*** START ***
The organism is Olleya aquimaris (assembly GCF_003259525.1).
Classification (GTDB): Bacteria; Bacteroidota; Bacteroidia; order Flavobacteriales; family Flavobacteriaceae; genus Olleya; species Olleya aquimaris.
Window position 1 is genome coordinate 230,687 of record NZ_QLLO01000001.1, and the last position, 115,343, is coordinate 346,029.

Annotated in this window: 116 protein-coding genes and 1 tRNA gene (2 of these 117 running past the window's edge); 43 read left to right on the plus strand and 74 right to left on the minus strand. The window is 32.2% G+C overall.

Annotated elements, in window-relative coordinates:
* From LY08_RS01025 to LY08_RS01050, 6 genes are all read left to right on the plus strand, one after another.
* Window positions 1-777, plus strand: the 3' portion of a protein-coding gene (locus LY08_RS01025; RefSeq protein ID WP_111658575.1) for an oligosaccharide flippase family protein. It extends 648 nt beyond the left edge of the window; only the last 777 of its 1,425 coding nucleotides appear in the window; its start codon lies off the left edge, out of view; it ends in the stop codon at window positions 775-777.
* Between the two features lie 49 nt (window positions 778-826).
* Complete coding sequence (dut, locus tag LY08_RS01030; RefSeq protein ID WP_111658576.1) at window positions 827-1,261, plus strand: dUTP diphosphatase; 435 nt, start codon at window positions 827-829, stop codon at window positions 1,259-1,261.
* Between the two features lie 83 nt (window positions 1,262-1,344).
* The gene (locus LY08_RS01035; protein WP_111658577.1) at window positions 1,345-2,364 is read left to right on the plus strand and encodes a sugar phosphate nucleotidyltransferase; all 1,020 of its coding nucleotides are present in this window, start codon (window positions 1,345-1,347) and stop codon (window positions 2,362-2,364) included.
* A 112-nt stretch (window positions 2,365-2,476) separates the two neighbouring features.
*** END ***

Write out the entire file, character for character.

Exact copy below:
The organism is Olleya aquimaris (assembly GCF_003259525.1).
Classification (GTDB): Bacteria; Bacteroidota; Bacteroidia; order Flavobacteriales; family Flavobacteriaceae; genus Olleya; species Olleya aquimaris.
Window position 1 is genome coordinate 230,687 of record NZ_QLLO01000001.1, and the last position, 115,343, is coordinate 346,029.

Annotated in this window: 116 protein-coding genes and 1 tRNA gene (2 of these 117 running past the window's edge); 43 read left to right on the plus strand and 74 right to left on the minus strand. The window is 32.2% G+C overall.

Annotated elements, in window-relative coordinates:
* From LY08_RS01025 to LY08_RS01050, 6 genes are all read left to right on the plus strand, one after another.
* Window positions 1-777, plus strand: the 3' portion of a protein-coding gene (locus LY08_RS01025; RefSeq protein ID WP_111658575.1) for an oligosaccharide flippase family protein. It extends 648 nt beyond the left edge of the window; only the last 777 of its 1,425 coding nucleotides appear in the window; its start codon lies off the left edge, out of view; it ends in the stop codon at window positions 775-777.
* Between the two features lie 49 nt (window positions 778-826).
* Complete coding sequence (dut, locus tag LY08_RS01030; RefSeq protein ID WP_111658576.1) at window positions 827-1,261, plus strand: dUTP diphosphatase; 435 nt, start codon at window positions 827-829, stop codon at window positions 1,259-1,261.
* Between the two features lie 83 nt (window positions 1,262-1,344).
* The gene (locus LY08_RS01035; protein WP_111658577.1) at window positions 1,345-2,364 is read left to right on the plus strand and encodes a sugar phosphate nucleotidyltransferase; all 1,020 of its coding nucleotides are present in this window, start codon (window positions 1,345-1,347) and stop codon (window positions 2,362-2,364) included.
* A 112-nt stretch (window positions 2,365-2,476) separates the two neighbouring features.